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Political Reform

Parties unveil plans for overhauling political system

Fine Gael, Fianna Fáil and Labour all lay down their plans for reforming Ireland’s political system and culture.

IRELAND’S THREE biggest parties have spent the morning outlining their plans for political reform, as the second week of election campaigning got underway.

Cutting political expenditure formed the main plank of Fine Gael’s plans, with retiring members of cabinet having their severance pay abolished, while ministers would also be denied pensions until they reach the national retirement age.

Unveiling its New Politics programme for political reform in Kilkenny this morning, the party said it would insist that all TDs’ expenses are vouched, and cut the salary of the Taoiseach to €200,000 a year – with the wages of other ministers falling on a similar basis.

It also pledged to allow emigrants vote in presidential elections, with the franchise being extended to the general election and other ballots if it proves practical.

A comprehensive Dáil reform, meanwhile, will see backbench TDs given power to introduce their own Bills, committees being given full powers of investigation, and introducing legislation in a new ‘bare-bones’ framework to allow committees deal with them on a non-partisan basis.

‘Weighted majorities’, where a simple majority of TDs would not be enough to pass certain measures, would also be considered.

Among the party’s other promises were the earlier declared intentions to abolish the Seanad and reduce the number of TDs by 20, to 146.

Fianna Fáil, meanwhile, has outlined plans to enable governments to appoint ministers from outside of the Oireachtas, with TDs – where they become ministers – giving up their seats and being substituted in the Dáil.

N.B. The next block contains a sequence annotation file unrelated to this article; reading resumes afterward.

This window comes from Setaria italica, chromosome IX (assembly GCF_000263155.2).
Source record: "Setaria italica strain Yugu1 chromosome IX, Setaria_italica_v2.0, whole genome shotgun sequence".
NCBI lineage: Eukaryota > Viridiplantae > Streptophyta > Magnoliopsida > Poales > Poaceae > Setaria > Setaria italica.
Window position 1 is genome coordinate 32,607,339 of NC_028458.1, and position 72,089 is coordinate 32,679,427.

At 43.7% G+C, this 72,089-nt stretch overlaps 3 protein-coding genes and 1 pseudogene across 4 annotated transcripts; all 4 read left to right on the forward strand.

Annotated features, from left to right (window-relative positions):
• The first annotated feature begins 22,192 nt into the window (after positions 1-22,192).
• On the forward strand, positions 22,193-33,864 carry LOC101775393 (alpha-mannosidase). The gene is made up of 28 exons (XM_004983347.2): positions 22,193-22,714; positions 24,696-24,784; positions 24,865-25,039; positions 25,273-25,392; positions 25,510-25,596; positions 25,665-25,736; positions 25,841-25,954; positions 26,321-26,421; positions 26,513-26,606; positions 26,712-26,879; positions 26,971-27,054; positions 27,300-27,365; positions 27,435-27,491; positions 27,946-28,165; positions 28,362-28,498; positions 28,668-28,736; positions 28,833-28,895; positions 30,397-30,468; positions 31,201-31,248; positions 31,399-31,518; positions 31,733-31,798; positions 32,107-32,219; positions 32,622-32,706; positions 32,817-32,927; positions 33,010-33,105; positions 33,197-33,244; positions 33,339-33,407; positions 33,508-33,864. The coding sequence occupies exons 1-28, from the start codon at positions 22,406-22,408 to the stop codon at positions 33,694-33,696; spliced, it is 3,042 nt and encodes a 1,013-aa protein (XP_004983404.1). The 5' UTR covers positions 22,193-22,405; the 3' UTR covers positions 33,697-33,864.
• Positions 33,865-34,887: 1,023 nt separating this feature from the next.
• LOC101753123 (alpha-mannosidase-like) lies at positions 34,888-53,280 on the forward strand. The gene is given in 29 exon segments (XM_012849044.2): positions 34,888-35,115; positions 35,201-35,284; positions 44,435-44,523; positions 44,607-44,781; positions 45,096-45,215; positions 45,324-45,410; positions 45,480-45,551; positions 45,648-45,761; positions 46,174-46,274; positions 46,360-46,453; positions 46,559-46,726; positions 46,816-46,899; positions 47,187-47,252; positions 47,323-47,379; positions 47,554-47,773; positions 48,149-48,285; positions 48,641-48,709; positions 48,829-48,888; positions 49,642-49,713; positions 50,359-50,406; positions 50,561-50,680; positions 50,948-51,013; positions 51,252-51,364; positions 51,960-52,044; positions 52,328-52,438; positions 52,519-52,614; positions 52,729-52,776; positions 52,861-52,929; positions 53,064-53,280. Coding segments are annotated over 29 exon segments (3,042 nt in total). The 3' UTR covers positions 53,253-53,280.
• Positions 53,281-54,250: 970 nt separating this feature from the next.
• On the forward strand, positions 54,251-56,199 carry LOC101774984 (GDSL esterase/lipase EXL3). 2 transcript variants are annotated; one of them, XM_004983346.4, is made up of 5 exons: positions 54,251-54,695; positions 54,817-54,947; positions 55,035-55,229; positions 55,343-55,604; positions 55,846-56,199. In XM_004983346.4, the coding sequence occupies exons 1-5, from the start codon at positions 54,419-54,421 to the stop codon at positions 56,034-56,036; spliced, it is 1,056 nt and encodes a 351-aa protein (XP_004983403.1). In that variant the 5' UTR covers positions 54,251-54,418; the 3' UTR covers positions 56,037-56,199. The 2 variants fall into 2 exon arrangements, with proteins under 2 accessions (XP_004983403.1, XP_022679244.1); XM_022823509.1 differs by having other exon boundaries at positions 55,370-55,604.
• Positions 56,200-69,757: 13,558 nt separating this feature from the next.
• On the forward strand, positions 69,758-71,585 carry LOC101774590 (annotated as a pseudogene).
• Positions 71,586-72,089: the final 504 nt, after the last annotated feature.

Launching its manifesto in Dublin, Fianna Fáil said that whether elected as TDs or Senators or appointed from outside, ministers would be entitled to participate in debates in the Dáil but would not be allowed to vote in divisions.

Fianna Fáil also propose a Citizens’ Assembly which would develop reform proposals before any referenda are brought.

Both Fianna Fáil and Fine Gael propose to ban corporate donations to parties, and to lower the maximum amount that an individual can donate to a party.

Labour, meanwhile, said it would establish a Constitutional Convention of experts to draw up an entirely new Constitution.

It also proposes the abolition of the Seanad, and says the Dáil would sit for more days and longer hours if it was in power. It also seeks to devolve more decision-making powers to local communities.

Labour also wants to impose new spending limits for all elections, and put limits on party spending for the six-month period in advance of elections.

Appointments to public bodies, meanwhile, would require ratification by the Dáil, while the party also wants to repeal amendments to the Freedom of Information Acts which it says have neutered the law.

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